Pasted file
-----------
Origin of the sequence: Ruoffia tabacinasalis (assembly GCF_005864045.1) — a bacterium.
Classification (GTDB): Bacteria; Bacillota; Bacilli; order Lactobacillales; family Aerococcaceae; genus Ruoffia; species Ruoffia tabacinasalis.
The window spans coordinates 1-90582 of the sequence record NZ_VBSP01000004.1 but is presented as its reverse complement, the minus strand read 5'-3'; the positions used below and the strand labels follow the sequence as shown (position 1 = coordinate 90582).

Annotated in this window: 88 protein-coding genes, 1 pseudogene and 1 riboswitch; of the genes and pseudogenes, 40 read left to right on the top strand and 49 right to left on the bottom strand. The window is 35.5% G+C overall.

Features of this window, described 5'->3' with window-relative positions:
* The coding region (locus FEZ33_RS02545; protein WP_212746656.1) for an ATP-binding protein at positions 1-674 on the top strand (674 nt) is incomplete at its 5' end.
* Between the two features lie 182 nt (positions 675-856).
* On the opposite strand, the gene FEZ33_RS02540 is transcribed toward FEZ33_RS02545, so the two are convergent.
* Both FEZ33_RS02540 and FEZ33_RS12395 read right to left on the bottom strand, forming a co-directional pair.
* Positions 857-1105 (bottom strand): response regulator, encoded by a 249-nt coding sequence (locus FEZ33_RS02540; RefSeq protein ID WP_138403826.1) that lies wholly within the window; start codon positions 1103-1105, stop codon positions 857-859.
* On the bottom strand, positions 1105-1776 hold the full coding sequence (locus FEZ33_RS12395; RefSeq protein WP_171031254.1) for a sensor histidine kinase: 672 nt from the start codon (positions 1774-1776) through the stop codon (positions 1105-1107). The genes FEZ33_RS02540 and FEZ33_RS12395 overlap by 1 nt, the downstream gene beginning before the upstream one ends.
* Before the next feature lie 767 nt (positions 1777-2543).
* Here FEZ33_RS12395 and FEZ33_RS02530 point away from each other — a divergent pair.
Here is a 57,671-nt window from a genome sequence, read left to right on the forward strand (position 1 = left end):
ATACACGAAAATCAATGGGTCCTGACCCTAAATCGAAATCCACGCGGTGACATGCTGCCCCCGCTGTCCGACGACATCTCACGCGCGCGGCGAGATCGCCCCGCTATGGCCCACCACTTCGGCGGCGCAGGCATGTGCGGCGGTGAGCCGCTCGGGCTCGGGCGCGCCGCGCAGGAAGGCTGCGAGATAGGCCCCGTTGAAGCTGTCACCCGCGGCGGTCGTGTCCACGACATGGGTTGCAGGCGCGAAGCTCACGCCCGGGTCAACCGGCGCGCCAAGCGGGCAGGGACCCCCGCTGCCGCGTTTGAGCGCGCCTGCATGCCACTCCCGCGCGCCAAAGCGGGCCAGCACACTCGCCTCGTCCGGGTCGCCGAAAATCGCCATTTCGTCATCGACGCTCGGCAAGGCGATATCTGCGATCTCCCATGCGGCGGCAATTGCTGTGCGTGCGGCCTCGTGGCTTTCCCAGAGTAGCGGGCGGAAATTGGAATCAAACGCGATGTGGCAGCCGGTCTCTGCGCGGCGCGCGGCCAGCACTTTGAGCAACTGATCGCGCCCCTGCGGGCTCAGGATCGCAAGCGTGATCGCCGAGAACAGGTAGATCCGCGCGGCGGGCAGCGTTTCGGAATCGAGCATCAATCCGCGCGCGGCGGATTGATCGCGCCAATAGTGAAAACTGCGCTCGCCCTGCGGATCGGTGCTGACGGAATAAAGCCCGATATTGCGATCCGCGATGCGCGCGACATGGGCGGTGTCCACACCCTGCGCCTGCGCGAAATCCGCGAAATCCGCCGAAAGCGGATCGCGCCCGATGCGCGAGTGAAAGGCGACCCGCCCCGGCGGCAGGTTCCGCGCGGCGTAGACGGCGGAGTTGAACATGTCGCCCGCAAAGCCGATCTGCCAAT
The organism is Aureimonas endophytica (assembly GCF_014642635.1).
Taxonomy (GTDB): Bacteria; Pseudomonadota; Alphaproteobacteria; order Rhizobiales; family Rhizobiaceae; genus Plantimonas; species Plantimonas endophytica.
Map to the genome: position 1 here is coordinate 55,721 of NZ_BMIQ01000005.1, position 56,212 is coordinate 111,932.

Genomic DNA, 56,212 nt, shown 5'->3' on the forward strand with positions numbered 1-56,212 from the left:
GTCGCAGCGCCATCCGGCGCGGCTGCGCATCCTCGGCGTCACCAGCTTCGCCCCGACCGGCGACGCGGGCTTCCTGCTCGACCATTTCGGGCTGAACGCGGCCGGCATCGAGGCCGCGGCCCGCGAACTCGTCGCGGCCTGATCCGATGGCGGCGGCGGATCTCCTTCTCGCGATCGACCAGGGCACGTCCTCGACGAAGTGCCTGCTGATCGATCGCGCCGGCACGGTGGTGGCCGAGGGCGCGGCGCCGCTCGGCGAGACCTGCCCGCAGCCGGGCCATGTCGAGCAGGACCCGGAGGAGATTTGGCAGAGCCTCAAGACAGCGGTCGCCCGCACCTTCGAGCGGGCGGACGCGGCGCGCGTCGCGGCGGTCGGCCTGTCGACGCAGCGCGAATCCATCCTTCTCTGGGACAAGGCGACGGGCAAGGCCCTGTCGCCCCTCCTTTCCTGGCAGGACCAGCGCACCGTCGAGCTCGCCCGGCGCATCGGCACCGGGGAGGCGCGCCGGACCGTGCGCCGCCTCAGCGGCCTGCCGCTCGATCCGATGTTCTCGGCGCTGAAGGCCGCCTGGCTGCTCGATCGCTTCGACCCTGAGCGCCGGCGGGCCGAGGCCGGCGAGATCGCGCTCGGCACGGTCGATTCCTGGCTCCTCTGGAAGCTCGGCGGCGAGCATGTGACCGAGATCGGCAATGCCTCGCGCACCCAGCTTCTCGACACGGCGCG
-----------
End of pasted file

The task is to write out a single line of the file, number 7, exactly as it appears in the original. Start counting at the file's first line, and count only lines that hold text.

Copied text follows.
* Between the two features lie 182 nt (positions 675-856).